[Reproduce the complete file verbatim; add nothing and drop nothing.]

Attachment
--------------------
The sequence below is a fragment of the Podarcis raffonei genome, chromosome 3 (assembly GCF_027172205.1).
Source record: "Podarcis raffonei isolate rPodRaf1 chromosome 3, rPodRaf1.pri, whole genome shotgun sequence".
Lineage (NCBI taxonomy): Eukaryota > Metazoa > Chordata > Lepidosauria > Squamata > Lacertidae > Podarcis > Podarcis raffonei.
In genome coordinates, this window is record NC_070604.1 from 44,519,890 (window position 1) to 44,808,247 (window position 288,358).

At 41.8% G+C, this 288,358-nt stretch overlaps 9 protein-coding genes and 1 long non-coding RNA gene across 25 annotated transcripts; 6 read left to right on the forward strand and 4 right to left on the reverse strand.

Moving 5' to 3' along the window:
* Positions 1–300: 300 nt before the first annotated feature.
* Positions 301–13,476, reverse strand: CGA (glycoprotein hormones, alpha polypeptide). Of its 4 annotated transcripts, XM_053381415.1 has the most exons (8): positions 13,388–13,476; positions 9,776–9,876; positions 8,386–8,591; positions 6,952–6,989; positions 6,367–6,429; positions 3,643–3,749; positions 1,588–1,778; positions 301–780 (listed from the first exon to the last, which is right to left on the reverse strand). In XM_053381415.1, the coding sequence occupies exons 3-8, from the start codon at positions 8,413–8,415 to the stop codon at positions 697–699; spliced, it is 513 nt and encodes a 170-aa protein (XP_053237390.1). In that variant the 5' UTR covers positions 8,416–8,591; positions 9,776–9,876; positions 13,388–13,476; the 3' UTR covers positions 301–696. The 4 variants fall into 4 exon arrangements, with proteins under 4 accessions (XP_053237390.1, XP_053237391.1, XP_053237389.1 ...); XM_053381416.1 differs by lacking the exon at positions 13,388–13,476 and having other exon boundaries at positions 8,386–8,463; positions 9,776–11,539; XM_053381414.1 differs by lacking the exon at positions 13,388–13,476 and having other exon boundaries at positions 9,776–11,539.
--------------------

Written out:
The sequence below is a fragment of the Podarcis raffonei genome, chromosome 3 (assembly GCF_027172205.1).
Source record: "Podarcis raffonei isolate rPodRaf1 chromosome 3, rPodRaf1.pri, whole genome shotgun sequence".
Lineage (NCBI taxonomy): Eukaryota > Metazoa > Chordata > Lepidosauria > Squamata > Lacertidae > Podarcis > Podarcis raffonei.
In genome coordinates, this window is record NC_070604.1 from 44,519,890 (window position 1) to 44,808,247 (window position 288,358).

At 41.8% G+C, this 288,358-nt stretch overlaps 9 protein-coding genes and 1 long non-coding RNA gene across 25 annotated transcripts; 6 read left to right on the forward strand and 4 right to left on the reverse strand.

Moving 5' to 3' along the window:
* Positions 1–300: 300 nt before the first annotated feature.
* Positions 301–13,476, reverse strand: CGA (glycoprotein hormones, alpha polypeptide). Of its 4 annotated transcripts, XM_053381415.1 has the most exons (8): positions 13,388–13,476; positions 9,776–9,876; positions 8,386–8,591; positions 6,952–6,989; positions 6,367–6,429; positions 3,643–3,749; positions 1,588–1,778; positions 301–780 (listed from the first exon to the last, which is right to left on the reverse strand). In XM_053381415.1, the coding sequence occupies exons 3-8, from the start codon at positions 8,413–8,415 to the stop codon at positions 697–699; spliced, it is 513 nt and encodes a 170-aa protein (XP_053237390.1). In that variant the 5' UTR covers positions 8,416–8,591; positions 9,776–9,876; positions 13,388–13,476; the 3' UTR covers positions 301–696. The 4 variants fall into 4 exon arrangements, with proteins under 4 accessions (XP_053237390.1, XP_053237391.1, XP_053237389.1 ...); XM_053381416.1 differs by lacking the exon at positions 13,388–13,476 and having other exon boundaries at positions 8,386–8,463; positions 9,776–11,539; XM_053381414.1 differs by lacking the exon at positions 13,388–13,476 and having other exon boundaries at positions 9,776–11,539.